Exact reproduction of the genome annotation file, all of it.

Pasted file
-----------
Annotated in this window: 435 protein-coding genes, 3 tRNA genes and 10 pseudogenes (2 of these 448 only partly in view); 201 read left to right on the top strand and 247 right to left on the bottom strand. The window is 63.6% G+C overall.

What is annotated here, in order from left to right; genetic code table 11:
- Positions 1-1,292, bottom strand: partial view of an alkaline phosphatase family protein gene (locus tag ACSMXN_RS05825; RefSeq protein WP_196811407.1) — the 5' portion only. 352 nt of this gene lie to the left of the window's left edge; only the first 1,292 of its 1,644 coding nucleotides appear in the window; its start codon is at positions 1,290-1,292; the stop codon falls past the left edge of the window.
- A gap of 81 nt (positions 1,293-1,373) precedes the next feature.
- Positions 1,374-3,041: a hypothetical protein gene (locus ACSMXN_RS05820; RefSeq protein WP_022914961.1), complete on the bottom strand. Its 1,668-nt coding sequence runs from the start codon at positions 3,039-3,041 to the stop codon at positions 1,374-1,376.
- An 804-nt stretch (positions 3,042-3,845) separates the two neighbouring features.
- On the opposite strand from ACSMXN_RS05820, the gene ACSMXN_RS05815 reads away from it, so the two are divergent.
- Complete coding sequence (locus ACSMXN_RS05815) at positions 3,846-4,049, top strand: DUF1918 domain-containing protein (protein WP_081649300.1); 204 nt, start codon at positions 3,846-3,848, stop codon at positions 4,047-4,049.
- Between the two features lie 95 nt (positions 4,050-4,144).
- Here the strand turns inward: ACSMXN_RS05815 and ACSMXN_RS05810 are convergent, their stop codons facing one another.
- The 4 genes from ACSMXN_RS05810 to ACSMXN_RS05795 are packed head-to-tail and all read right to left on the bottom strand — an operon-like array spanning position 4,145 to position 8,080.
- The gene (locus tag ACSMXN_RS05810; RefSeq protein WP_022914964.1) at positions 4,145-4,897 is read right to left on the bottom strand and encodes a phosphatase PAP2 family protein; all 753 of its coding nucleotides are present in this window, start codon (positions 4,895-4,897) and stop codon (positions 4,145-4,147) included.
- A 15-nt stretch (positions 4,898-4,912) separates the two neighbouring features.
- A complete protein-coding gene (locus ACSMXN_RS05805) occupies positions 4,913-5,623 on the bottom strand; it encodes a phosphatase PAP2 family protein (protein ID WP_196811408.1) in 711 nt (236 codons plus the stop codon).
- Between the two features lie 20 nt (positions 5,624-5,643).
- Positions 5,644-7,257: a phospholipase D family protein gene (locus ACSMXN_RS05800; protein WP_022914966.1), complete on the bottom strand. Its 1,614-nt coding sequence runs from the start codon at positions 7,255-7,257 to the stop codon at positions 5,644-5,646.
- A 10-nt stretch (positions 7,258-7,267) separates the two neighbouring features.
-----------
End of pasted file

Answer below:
Annotated in this window: 435 protein-coding genes, 3 tRNA genes and 10 pseudogenes (2 of these 448 only partly in view); 201 read left to right on the top strand and 247 right to left on the bottom strand. The window is 63.6% G+C overall.

What is annotated here, in order from left to right; genetic code table 11:
- Positions 1-1,292, bottom strand: partial view of an alkaline phosphatase family protein gene (locus tag ACSMXN_RS05825; RefSeq protein WP_196811407.1) — the 5' portion only. 352 nt of this gene lie to the left of the window's left edge; only the first 1,292 of its 1,644 coding nucleotides appear in the window; its start codon is at positions 1,290-1,292; the stop codon falls past the left edge of the window.
- A gap of 81 nt (positions 1,293-1,373) precedes the next feature.
- Positions 1,374-3,041: a hypothetical protein gene (locus ACSMXN_RS05820; RefSeq protein WP_022914961.1), complete on the bottom strand. Its 1,668-nt coding sequence runs from the start codon at positions 3,039-3,041 to the stop codon at positions 1,374-1,376.
- An 804-nt stretch (positions 3,042-3,845) separates the two neighbouring features.
- On the opposite strand from ACSMXN_RS05820, the gene ACSMXN_RS05815 reads away from it, so the two are divergent.
- Complete coding sequence (locus ACSMXN_RS05815) at positions 3,846-4,049, top strand: DUF1918 domain-containing protein (protein WP_081649300.1); 204 nt, start codon at positions 3,846-3,848, stop codon at positions 4,047-4,049.
- Between the two features lie 95 nt (positions 4,050-4,144).
- Here the strand turns inward: ACSMXN_RS05815 and ACSMXN_RS05810 are convergent, their stop codons facing one another.
- The 4 genes from ACSMXN_RS05810 to ACSMXN_RS05795 are packed head-to-tail and all read right to left on the bottom strand — an operon-like array spanning position 4,145 to position 8,080.
- The gene (locus tag ACSMXN_RS05810; RefSeq protein WP_022914964.1) at positions 4,145-4,897 is read right to left on the bottom strand and encodes a phosphatase PAP2 family protein; all 753 of its coding nucleotides are present in this window, start codon (positions 4,895-4,897) and stop codon (positions 4,145-4,147) included.
- A 15-nt stretch (positions 4,898-4,912) separates the two neighbouring features.
- A complete protein-coding gene (locus ACSMXN_RS05805) occupies positions 4,913-5,623 on the bottom strand; it encodes a phosphatase PAP2 family protein (protein ID WP_196811408.1) in 711 nt (236 codons plus the stop codon).
- Between the two features lie 20 nt (positions 5,624-5,643).
- Positions 5,644-7,257: a phospholipase D family protein gene (locus ACSMXN_RS05800; protein WP_022914966.1), complete on the bottom strand. Its 1,614-nt coding sequence runs from the start codon at positions 7,255-7,257 to the stop codon at positions 5,644-5,646.
- A 10-nt stretch (positions 7,258-7,267) separates the two neighbouring features.